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Can you do Thanksgiving dinner for less than $20?

It’s now a week until Thanksgiving, and since thawing a turkey takes a few hours shy of forever, you’d better start your meal planning now. That is, if you don’t want to end up doing the walk of shame to whatever sad buffet restaurant your ill planning consigns you to. (Full disclosure: I’ve eaten out for Thanksgiving exactly once and I am still kind of traumatized, but maybe it’s actually great and I just don’t know.)

My wife and I like to cook, and we usually do it up for Thanksgiving. But I’m still amazed at the lengths people go to, and what they’re willing to spend, to put an impressive Thanksgiving dinner together. For all the Martha Stewart or Alton Brown wannabees out there, that free-range “heritage” bird can cost you more than a $100, not to mention all the black truffle mashed potatoes, organic kale and all the other delicious stuff you can make to go along with it if you feel like spending the money.

But what if instead of having a foodie Thanksgiving, you had a frugal one? Instead of spending the maximum amount you can on Thanksgiving to impress your friends and family, what if you tried to cut costs as much as possible? How low could you go?

After all, frozen turkey isn’t all that expensive as long as you’re not buying a massive bird or one of the fancy heritage varieties, fresh produce can be replaced with frozen to get to a lower cost, and so on. Using grocery prices on the grocery delivery service Peapod.com, I decided to find out the lowest price target I could hit for Thanksgiving dinner ¬†for a family of five. Here’s what I came up with:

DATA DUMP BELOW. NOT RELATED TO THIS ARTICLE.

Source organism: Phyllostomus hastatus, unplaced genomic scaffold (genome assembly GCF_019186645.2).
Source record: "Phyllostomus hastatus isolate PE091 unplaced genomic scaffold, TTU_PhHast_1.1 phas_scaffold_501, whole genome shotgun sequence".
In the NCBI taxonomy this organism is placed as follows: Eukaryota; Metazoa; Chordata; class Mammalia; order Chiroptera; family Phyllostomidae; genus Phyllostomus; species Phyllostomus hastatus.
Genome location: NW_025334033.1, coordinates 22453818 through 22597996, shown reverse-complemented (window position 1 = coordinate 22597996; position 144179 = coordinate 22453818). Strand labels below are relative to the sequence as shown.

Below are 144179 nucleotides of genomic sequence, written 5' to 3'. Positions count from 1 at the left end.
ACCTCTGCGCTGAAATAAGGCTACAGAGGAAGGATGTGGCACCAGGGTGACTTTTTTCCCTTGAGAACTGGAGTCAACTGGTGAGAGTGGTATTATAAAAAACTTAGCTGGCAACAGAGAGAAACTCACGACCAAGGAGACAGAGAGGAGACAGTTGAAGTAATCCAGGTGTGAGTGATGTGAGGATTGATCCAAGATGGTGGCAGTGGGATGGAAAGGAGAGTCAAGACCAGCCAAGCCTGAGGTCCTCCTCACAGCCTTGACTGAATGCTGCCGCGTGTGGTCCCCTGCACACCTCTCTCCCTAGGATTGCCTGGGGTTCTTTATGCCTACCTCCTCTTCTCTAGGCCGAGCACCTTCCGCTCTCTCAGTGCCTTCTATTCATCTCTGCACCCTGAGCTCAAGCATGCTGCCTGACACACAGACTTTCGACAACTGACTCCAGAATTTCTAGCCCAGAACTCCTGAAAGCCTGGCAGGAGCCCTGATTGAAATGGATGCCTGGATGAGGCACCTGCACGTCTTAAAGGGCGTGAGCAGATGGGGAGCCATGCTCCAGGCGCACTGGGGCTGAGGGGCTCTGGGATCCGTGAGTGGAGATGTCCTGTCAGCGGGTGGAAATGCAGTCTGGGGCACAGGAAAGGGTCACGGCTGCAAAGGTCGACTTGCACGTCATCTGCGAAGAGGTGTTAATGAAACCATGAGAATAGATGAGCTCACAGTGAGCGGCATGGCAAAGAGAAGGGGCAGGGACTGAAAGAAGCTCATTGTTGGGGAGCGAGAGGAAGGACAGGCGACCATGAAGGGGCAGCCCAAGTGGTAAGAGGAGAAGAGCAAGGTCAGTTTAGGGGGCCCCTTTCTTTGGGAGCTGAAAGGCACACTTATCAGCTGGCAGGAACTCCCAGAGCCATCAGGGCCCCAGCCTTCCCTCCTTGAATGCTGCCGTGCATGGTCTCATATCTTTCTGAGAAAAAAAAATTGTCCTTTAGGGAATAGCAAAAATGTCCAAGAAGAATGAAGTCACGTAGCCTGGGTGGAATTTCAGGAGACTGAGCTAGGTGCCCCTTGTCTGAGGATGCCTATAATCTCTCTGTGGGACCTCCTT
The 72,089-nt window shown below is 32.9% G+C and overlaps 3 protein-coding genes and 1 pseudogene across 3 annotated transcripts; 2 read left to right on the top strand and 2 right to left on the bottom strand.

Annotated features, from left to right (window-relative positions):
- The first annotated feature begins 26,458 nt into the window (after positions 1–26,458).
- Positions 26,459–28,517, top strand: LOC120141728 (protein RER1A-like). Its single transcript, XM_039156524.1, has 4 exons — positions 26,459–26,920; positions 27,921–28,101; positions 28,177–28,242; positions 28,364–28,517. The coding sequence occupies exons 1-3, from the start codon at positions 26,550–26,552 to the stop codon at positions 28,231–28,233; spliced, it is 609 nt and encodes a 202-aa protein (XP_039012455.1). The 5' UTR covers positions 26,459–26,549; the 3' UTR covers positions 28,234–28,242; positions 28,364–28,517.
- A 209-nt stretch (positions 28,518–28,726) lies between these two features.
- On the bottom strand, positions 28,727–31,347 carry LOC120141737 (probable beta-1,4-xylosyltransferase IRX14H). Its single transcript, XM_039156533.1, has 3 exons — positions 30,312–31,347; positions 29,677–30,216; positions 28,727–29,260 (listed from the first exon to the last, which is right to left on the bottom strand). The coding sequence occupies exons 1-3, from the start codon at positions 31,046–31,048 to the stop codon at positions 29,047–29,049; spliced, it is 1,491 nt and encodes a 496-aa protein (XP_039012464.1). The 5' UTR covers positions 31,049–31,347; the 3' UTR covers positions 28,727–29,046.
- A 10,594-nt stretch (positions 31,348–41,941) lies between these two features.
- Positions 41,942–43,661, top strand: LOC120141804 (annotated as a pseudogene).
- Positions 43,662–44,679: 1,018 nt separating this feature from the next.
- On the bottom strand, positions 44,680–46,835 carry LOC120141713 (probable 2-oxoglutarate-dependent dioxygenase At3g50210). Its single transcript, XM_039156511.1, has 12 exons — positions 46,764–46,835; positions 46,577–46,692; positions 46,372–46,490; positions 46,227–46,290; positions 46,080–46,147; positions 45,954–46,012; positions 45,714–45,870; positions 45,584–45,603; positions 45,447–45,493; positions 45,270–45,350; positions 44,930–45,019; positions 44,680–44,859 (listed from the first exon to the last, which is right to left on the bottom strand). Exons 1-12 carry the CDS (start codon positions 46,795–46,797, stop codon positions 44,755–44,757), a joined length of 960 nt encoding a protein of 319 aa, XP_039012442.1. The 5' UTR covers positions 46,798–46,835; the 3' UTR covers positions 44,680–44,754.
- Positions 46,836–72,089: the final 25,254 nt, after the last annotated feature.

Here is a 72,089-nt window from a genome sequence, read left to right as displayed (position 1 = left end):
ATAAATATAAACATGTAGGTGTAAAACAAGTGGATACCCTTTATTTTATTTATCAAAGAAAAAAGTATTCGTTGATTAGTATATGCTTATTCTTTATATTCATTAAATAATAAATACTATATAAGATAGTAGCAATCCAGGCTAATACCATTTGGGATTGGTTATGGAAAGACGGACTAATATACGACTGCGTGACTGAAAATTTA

Thanksgiving for $20

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I started with the bird, which, although it’s pretty cheap at $1.29 a pound, they’re really big. The smallest they sell on Peapod is 10 pounds, so at $12.90 apiece, that was biggest part of each of my menus and left me only $7.10 to come up with two sides for five people.

From there I looked at potential sides — I wanted a carb or starch and a vegetable for each. I settled on stuffing and mashed potatoes as my two carb/starch items. Surprisingly, the stuffing was much cheaper than the potatoes, which I often think of as being good food for living like it’s the Great Depression. I also added margarine to go with the mashed potatoes because it’s cheaper than butter (hopefully you have a cup of milk on hand to add to make them edible).

For the vegetables, I went with frozen green beans on the first meal, because they are also cheap as hell, and frozen corn. And yes, I’m aware that corn isn’t really a vegetable, it’s a grain, but this is America and we have a proud tradition of pretending things are vegetables [4] to make ourselves feel better, so get over it. Plus I felt like I couldn’t really plan two Thanksgiving meals and not include corn, which was a staple of the Native American diets we’re supposed to be emulating on Thanksgiving anyway.

For the desserts, I went with stuff that was pretty cheap and easy to prepare. Option 1 got a pretty sweet-looking pumpkin pie, and option 2 got a brownie mix, but I didn’t include the price of the oil or eggs that you’ll need to make it, thinking that most people have at least a couple eggs sitting around in their fridge. I also didn’t include the price of spices at all, so your $20 Thanksgiving is going to be pretty bland if you don’t have some basics like salt and pepper lying around. As for booze, $20 isn’t going to get you that AND dinner for five, although not having any would be a major disservice to the memory of the Pilgrims considering one of the reasons they landed at Plymouth Rock in the first place was they were running out of beer [5].

But all-in-all, I think these are very serviceable Thanksgiving dinners, and I think this exercise was a good one in that it shows that you don’t have to spend hundreds of dollars to observe the holiday and have a nice dinner with loved ones.

What do you think? Does anyone have any tricks to share to push the cost down further? Am I missing something here?

(Photo: Bruce Fingerhood)